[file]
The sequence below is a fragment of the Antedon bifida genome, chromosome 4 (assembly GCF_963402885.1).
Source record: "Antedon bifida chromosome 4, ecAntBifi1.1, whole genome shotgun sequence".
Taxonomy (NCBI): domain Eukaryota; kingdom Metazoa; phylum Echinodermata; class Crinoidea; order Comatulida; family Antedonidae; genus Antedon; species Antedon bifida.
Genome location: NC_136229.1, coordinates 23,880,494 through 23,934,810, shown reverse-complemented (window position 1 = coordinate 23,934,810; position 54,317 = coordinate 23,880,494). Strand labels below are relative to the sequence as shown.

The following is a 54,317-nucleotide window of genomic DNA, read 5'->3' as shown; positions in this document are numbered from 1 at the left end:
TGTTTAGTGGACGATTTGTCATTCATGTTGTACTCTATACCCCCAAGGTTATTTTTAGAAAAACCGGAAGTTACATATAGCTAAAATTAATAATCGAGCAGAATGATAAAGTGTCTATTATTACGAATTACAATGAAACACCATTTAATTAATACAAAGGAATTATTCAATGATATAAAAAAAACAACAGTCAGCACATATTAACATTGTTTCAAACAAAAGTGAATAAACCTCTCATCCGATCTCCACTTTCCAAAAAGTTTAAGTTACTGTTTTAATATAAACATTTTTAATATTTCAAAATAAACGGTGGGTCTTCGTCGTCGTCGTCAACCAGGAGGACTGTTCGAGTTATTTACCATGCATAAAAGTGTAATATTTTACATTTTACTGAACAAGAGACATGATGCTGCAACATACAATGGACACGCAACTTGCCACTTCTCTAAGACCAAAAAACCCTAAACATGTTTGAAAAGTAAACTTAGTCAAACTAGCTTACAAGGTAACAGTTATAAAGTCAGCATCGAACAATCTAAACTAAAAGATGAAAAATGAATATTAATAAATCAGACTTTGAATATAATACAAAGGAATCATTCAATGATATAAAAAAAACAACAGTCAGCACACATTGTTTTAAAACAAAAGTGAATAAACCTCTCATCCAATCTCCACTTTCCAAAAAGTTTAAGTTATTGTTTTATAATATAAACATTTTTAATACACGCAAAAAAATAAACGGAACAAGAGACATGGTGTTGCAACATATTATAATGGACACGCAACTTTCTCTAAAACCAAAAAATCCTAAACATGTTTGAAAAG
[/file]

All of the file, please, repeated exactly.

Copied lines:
The sequence below is a fragment of the Antedon bifida genome, chromosome 4 (assembly GCF_963402885.1).
Source record: "Antedon bifida chromosome 4, ecAntBifi1.1, whole genome shotgun sequence".
Taxonomy (NCBI): domain Eukaryota; kingdom Metazoa; phylum Echinodermata; class Crinoidea; order Comatulida; family Antedonidae; genus Antedon; species Antedon bifida.
Genome location: NC_136229.1, coordinates 23,880,494 through 23,934,810, shown reverse-complemented (window position 1 = coordinate 23,934,810; position 54,317 = coordinate 23,880,494). Strand labels below are relative to the sequence as shown.

The following is a 54,317-nucleotide window of genomic DNA, read 5'->3' as shown; positions in this document are numbered from 1 at the left end:
TGTTTAGTGGACGATTTGTCATTCATGTTGTACTCTATACCCCCAAGGTTATTTTTAGAAAAACCGGAAGTTACATATAGCTAAAATTAATAATCGAGCAGAATGATAAAGTGTCTATTATTACGAATTACAATGAAACACCATTTAATTAATACAAAGGAATTATTCAATGATATAAAAAAAACAACAGTCAGCACATATTAACATTGTTTCAAACAAAAGTGAATAAACCTCTCATCCGATCTCCACTTTCCAAAAAGTTTAAGTTACTGTTTTAATATAAACATTTTTAATATTTCAAAATAAACGGTGGGTCTTCGTCGTCGTCGTCAACCAGGAGGACTGTTCGAGTTATTTACCATGCATAAAAGTGTAATATTTTACATTTTACTGAACAAGAGACATGATGCTGCAACATACAATGGACACGCAACTTGCCACTTCTCTAAGACCAAAAAACCCTAAACATGTTTGAAAAGTAAACTTAGTCAAACTAGCTTACAAGGTAACAGTTATAAAGTCAGCATCGAACAATCTAAACTAAAAGATGAAAAATGAATATTAATAAATCAGACTTTGAATATAATACAAAGGAATCATTCAATGATATAAAAAAAACAACAGTCAGCACACATTGTTTTAAAACAAAAGTGAATAAACCTCTCATCCAATCTCCACTTTCCAAAAAGTTTAAGTTATTGTTTTATAATATAAACATTTTTAATACACGCAAAAAAATAAACGGAACAAGAGACATGGTGTTGCAACATATTATAATGGACACGCAACTTTCTCTAAAACCAAAAAATCCTAAACATGTTTGAAAAG